Can Food Be Addictive?
Up until relatively recently, I thought I could eat pretty much what I wanted, so long as I managed to stay within my calorie goal. After all, calorie counting is the key to successful weight loss. Right?
You’ll notice I’m using the past tense. I no longer think that.
I’ve always totally understood the ‘once you pop, you can’t stop’ thing – but I thought that was just a lack of will power on my part. However, I think you’ll agree I’ve established some ninja-class skills of will power by now – and yet, there are still things that I just cannot put aside for later. Things that are bad for me.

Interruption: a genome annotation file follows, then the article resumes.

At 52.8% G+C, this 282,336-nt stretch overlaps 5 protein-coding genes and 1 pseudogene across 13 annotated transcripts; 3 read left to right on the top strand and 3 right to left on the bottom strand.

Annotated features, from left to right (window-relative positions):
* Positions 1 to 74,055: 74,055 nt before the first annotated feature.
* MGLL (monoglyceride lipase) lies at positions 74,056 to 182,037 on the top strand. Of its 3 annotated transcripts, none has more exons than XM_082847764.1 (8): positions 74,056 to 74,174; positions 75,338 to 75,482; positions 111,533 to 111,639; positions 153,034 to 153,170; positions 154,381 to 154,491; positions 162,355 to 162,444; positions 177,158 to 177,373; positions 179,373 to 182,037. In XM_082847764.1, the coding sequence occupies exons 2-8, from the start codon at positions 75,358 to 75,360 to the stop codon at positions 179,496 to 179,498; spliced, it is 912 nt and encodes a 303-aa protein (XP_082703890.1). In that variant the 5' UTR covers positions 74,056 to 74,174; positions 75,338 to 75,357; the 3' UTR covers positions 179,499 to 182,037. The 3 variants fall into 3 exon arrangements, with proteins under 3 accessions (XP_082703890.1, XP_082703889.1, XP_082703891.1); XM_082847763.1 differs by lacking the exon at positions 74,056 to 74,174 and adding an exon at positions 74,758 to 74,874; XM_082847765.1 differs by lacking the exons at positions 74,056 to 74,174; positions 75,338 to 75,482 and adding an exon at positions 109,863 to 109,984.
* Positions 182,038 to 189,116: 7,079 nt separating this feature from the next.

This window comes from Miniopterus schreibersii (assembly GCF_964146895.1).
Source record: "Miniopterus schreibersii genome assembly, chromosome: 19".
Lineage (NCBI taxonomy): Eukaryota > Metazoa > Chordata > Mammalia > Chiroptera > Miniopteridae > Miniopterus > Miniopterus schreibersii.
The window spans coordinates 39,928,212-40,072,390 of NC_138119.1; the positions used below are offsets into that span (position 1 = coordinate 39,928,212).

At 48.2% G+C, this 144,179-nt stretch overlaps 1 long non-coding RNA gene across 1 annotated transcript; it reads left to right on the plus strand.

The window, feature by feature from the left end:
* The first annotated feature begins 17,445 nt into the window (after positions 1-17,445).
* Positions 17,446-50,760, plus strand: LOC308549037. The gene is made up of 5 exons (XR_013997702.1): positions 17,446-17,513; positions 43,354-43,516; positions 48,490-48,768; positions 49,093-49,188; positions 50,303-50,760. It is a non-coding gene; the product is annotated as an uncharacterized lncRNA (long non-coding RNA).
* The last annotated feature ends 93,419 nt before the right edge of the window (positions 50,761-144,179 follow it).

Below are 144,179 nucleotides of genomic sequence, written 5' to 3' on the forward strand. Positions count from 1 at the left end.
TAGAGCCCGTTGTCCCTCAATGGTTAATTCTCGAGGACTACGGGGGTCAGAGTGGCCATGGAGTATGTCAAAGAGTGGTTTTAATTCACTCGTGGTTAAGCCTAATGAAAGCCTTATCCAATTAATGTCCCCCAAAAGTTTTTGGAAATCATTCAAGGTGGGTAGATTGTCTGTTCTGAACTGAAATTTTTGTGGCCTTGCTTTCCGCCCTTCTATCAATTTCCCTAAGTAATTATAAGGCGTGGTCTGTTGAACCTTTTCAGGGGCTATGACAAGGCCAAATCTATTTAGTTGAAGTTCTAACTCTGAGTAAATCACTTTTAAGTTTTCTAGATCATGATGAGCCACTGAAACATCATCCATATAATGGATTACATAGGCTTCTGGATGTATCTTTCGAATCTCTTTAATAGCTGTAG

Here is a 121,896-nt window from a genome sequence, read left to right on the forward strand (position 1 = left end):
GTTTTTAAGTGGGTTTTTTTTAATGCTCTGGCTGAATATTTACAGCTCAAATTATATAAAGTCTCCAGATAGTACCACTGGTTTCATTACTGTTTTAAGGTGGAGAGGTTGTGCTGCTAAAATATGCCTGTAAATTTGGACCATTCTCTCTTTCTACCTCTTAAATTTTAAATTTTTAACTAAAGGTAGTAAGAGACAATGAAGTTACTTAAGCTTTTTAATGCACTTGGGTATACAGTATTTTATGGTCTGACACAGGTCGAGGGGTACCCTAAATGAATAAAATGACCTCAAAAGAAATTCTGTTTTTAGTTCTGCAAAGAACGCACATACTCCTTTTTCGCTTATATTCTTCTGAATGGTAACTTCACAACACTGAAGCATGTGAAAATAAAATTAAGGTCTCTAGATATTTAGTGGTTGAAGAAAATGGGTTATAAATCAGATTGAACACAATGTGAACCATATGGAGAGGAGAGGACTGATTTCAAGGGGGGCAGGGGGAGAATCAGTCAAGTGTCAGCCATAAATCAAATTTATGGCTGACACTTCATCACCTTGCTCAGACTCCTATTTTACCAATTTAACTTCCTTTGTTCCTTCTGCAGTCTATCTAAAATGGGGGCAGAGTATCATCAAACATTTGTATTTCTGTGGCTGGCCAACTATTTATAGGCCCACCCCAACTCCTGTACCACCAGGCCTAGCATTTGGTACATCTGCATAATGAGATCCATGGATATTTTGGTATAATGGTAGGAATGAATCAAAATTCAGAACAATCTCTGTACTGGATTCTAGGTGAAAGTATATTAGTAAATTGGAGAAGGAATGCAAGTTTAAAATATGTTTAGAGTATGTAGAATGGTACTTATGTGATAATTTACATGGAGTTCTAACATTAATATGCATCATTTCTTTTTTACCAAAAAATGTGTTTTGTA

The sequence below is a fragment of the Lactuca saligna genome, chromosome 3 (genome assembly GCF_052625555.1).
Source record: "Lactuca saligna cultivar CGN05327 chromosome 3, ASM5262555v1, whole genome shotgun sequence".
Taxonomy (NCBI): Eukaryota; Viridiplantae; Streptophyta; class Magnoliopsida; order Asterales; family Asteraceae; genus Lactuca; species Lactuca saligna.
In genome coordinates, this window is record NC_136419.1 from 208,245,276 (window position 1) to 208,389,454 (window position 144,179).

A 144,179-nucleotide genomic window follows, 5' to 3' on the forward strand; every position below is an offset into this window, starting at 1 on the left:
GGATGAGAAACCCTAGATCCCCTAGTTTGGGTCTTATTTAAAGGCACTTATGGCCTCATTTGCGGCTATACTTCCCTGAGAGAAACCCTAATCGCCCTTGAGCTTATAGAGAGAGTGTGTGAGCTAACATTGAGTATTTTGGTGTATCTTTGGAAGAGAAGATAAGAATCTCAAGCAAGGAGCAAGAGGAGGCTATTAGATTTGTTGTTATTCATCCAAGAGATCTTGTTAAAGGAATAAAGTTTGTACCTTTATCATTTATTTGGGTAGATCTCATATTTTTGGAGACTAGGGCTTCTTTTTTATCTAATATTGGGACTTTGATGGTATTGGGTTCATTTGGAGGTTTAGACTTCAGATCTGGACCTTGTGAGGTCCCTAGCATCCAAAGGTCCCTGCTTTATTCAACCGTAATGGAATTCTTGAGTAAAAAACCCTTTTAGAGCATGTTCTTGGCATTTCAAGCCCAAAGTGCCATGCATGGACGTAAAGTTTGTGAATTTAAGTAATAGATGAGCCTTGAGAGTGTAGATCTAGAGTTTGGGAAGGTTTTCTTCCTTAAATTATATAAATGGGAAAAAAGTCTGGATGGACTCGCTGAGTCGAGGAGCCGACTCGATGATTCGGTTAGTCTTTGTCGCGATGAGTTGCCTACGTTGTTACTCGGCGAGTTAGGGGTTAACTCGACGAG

I don’t often give into temptation – at least, not the really bad ones, anyway. On the whole, I’ve lost my taste for super-sugary or salty foods in favour of the healthy flavours I’m now used to – but once a month, when the evil-womanly-demon takes over (you know what I mean)… God damn it. I want a cookie.
Unfortunately, one cookie is never the extent of it – which is why, generally, I try to resist the temptation. But I’ve noticed over the last few months that there’s a big variation in the ways I respond to certain ‘bad’ foods, depending on how processed they are. A slice of cake made by my Mum, for instance, goes a long way to satisfy the craving – I can have a slice, and be pretty happy that I’ve got all I needed. A mass-produced, processed-as-heck cookie?